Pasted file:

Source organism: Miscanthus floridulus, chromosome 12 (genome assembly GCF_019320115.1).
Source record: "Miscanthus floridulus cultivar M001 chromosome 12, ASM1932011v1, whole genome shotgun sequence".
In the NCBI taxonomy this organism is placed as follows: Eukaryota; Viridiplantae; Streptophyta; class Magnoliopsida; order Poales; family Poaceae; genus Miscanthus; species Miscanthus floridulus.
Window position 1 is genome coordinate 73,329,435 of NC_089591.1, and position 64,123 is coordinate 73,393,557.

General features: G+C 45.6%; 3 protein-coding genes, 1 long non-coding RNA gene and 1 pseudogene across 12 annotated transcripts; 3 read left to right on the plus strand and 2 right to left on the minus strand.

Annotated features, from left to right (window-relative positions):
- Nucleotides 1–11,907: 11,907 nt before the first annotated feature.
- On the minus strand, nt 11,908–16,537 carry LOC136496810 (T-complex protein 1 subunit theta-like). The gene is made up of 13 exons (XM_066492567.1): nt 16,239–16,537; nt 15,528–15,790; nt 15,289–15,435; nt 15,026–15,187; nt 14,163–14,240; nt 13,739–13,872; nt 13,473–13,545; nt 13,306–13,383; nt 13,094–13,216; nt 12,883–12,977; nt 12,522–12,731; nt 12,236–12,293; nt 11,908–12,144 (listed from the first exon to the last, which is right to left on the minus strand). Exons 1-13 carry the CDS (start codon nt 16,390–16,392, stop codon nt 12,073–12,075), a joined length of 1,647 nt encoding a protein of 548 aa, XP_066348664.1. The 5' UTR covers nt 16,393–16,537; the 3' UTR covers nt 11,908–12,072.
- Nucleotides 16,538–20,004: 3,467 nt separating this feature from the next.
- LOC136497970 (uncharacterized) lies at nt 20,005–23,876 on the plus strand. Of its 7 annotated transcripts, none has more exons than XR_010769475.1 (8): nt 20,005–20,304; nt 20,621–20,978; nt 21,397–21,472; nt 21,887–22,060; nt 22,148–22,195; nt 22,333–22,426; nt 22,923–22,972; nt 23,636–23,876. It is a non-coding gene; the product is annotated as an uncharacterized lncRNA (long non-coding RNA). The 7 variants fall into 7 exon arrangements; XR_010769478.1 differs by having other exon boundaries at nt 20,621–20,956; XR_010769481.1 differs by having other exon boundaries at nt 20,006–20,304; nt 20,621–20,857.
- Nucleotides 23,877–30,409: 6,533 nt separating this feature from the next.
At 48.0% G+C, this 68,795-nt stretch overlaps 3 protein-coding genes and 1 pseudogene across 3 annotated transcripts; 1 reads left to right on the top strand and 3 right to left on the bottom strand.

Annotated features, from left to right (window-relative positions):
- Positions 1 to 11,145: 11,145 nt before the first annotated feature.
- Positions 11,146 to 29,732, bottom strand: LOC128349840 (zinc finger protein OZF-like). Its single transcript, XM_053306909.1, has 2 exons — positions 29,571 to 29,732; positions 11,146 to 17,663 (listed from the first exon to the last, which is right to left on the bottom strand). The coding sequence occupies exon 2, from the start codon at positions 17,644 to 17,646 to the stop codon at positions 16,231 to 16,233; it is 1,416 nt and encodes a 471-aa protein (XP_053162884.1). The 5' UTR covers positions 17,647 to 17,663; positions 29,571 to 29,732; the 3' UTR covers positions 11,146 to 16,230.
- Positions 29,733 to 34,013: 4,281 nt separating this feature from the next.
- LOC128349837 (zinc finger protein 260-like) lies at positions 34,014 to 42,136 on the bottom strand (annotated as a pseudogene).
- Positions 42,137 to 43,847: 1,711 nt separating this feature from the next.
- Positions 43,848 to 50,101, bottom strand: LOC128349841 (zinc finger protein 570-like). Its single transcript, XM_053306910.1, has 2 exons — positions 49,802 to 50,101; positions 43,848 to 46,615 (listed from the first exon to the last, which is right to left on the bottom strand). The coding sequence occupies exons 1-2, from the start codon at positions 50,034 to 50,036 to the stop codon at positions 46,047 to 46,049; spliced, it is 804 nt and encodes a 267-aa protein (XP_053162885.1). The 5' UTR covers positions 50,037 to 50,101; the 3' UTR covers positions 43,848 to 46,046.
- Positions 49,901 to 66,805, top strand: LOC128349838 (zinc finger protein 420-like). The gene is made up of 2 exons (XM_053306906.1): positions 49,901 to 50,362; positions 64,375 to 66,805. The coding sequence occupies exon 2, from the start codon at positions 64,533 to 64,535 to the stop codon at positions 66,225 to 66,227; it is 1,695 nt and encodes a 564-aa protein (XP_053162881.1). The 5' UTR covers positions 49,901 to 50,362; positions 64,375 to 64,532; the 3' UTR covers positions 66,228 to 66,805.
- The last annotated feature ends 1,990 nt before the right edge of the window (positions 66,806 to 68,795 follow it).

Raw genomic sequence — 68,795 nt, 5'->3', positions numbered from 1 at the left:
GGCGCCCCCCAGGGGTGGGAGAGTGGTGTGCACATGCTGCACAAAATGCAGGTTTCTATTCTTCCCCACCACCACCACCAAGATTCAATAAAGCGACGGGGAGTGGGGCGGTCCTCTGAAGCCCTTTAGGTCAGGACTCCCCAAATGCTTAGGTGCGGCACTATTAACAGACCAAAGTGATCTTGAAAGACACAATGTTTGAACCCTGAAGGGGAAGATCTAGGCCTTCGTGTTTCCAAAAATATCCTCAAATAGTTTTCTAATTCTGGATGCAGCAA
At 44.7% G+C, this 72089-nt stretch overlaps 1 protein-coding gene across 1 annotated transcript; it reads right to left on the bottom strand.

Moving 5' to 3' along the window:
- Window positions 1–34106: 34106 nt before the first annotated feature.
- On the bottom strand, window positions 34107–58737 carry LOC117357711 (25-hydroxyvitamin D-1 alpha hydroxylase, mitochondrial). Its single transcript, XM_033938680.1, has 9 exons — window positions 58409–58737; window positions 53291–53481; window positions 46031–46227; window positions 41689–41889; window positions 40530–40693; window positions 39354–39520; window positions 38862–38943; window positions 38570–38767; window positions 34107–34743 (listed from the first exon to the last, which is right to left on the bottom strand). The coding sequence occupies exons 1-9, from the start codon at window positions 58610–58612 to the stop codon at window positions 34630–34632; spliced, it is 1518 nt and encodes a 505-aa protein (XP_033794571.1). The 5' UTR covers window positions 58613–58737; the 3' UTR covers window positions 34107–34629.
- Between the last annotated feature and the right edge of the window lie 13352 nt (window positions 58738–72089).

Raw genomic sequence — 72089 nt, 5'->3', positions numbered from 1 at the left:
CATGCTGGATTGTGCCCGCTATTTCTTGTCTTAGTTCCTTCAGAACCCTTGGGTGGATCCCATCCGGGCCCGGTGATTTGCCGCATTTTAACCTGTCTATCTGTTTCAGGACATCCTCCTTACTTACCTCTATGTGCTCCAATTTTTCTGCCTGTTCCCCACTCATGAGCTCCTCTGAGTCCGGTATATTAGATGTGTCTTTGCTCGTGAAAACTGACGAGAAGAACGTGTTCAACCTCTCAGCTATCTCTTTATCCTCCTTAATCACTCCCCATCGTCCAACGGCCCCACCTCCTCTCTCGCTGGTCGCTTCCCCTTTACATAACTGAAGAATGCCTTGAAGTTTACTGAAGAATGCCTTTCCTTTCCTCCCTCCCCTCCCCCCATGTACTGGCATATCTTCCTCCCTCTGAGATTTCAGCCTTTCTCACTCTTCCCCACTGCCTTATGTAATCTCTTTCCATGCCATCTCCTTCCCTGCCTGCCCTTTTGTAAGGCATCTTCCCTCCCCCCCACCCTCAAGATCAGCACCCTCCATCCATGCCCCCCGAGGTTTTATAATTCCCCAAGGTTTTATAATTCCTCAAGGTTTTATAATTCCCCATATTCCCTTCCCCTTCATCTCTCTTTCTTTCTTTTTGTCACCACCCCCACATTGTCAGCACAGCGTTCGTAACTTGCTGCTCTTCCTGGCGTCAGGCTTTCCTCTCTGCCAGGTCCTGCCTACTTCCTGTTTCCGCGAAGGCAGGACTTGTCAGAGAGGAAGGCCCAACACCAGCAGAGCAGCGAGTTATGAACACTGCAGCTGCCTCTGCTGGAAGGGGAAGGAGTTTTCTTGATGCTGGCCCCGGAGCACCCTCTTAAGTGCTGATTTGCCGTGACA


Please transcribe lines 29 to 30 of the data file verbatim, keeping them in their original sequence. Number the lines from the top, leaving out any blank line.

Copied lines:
Raw genomic sequence — 72089 nt, 5'->3', positions numbered from 1 at the left:
CATGCTGGATTGTGCCCGCTATTTCTTGTCTTAGTTCCTTCAGAACCCTTGGGTGGATCCCATCCGGGCCCGGTGATTTGCCGCATTTTAACCTGTCTATCTGTTTCAGGACATCCTCCTTACTTACCTCTATGTGCTCCAATTTTTCTGCCTGTTCCCCACTCATGAGCTCCTCTGAGTCCGGTATATTAGATGTGTCTTTGCTCGTGAAAACTGACGAGAAGAACGTGTTCAACCTCTCAGCTATCTCTTTATCCTCCTTAATCACTCCCCATCGTCCAACGGCCCCACCTCCTCTCTCGCTGGTCGCTTCCCCTTTACATAACTGAAGAATGCCTTGAAGTTTACTGAAGAATGCCTTTCCTTTCCTCCCTCCCCTCCCCCCATGTACTGGCATATCTTCCTCCCTCTGAGATTTCAGCCTTTCTCACTCTTCCCCACTGCCTTATGTAATCTCTTTCCATGCCATCTCCTTCCCTGCCTGCCCTTTTGTAAGGCATCTTCCCTCCCCCCCACCCTCAAGATCAGCACCCTCCATCCATGCCCCCCGAGGTTTTATAATTCCCCAAGGTTTTATAATTCCTCAAGGTTTTATAATTCCCCATATTCCCTTCCCCTTCATCTCTCTTTCTTTCTTTTTGTCACCACCCCCACATTGTCAGCACAGCGTTCGTAACTTGCTGCTCTTCCTGGCGTCAGGCTTTCCTCTCTGCCAGGTCCTGCCTACTTCCTGTTTCCGCGAAGGCAGGACTTGTCAGAGAGGAAGGCCCAACACCAGCAGAGCAGCGAGTTATGAACACTGCAGCTGCCTCTGCTGGAAGGGGAAGGAGTTTTCTTGATGCTGGCCCCGGAGCACCCTCTTAAGTGCTGATTTGCCGTGACA